Hurricane Arthur grows to Category 2

Vacationers hunkered down in hotels along the North Carolina coast Thursday evening as Hurricane Arthur grew into a Category 2 storm.

CNN severe weather expert Chad Myers said the storm was getting more dangerous as it developed an inner eye wall.

“That’s concerning, because the smaller the eye gets, the stronger the winds get,” he said.

Hurricane Arthur was bearing down on Morehead City, a popular vacation site for the Fourth of July.

“The dangerous part of this storm is going to travel right along the coast,” he said.

Rain was intermittently heavy throughout the day in much of the southeastern parts of the state.

The National Weather Service in Wilmington said 1 1/3 inches of rain fell during one hour Thursday afternoon. The office also tweeted that there was some flooding just south of downtown.

The storm’s strongest sustained winds were 100 mph.

North Carolina Gov. Pat McCrory told residents and tourists to stay inside while it was dark outside. He said the potential track for the storm would move it closer to land.

“We did not expect this western movement,” he told reporters Thursday night. “So we’re most concerned now about flooding inland and storm surges in our sounds and in our rivers.”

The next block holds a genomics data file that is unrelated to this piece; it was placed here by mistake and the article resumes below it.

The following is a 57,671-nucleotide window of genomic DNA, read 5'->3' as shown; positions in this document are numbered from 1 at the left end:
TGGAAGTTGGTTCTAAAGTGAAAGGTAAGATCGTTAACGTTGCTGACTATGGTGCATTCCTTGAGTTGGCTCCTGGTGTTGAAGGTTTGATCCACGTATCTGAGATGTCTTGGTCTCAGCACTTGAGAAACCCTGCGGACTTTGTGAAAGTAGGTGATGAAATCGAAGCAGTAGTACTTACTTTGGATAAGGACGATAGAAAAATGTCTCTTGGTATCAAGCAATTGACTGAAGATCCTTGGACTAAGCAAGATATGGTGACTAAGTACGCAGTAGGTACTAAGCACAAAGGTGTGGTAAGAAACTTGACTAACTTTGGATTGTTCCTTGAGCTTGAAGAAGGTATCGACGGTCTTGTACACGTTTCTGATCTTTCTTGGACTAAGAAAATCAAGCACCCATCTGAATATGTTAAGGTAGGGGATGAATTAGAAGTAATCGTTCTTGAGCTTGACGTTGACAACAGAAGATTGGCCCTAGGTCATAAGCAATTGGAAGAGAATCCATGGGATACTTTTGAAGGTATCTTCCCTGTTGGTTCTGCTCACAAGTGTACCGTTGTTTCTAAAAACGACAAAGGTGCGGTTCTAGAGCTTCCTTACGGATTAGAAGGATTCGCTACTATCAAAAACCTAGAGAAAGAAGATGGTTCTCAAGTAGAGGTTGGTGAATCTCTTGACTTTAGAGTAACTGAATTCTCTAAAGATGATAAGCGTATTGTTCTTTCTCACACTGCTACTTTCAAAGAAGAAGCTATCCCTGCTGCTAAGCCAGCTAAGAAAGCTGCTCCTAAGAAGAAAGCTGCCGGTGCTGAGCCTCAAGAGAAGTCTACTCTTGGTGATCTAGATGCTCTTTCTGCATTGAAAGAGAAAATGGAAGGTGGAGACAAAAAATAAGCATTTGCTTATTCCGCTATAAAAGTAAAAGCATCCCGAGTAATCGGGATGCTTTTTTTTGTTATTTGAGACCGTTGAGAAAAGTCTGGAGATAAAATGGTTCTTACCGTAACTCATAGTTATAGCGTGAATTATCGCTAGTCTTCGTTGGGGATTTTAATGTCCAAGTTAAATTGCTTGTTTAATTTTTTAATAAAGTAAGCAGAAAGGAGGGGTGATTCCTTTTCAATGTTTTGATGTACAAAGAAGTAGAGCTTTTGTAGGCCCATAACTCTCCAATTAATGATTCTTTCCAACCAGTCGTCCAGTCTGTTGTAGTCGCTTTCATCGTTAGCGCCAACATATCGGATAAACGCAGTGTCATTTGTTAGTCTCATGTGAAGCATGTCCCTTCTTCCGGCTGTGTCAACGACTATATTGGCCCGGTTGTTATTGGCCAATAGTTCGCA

There were no immediate reports of injuries and some counties reported only minimal damage.

The good news: the storm hit Thursday at low tide, the governor said. The bad news: the storm was now stronger.

CNN correspondents at Wrightsville Beach near Wilmington and Atlantic Beach said most people in those two tourist destinations were heeding authorities’ calls to stay out of the surf.

But people were getting out on the sand to see the dark clouds roll in before heading in for the night.

“We are starting to see the water come up a little further,” said Marc Leford, the facilities manager at the Shell Island Resort in Wrightsville Beach. “The guests are hanging tight. They seem to be having a good time. They’re ready to wait it out.”

At the Frying Pan Tower, 34 miles offshore from Wilmington, Richard Neal said the winds had shaken the old Coast Guard light station enough to cause some apprehension.

Neal has turned the tower into an “adventure bed and breakfast.”

But after 99 mph winds and 35-foot waves, he said, “We were not expecting it to be this much of an adventure.”

Neal said there were no guests there and he and his children were sitting around playing cards as the eye passed through.

He warned people on land to evacuate.

“These are very large waves and the swells are enormous,” he said.

Arthur is expected to bring storm surges of up to 7 feet, as well as large, damaging waves, high winds and dangerous rip currents that authorities warned could sweep even the strongest swimmers out to sea.

Hurricane warnings were up for most of the state’s coastline. Parts of Massachusetts, South Carolina and Virginia were under tropical storm warnings. The National Hurricane Center said the storm was moving to the north-northeast.

A tornado watch was in effect for 10 counties of North Carolina.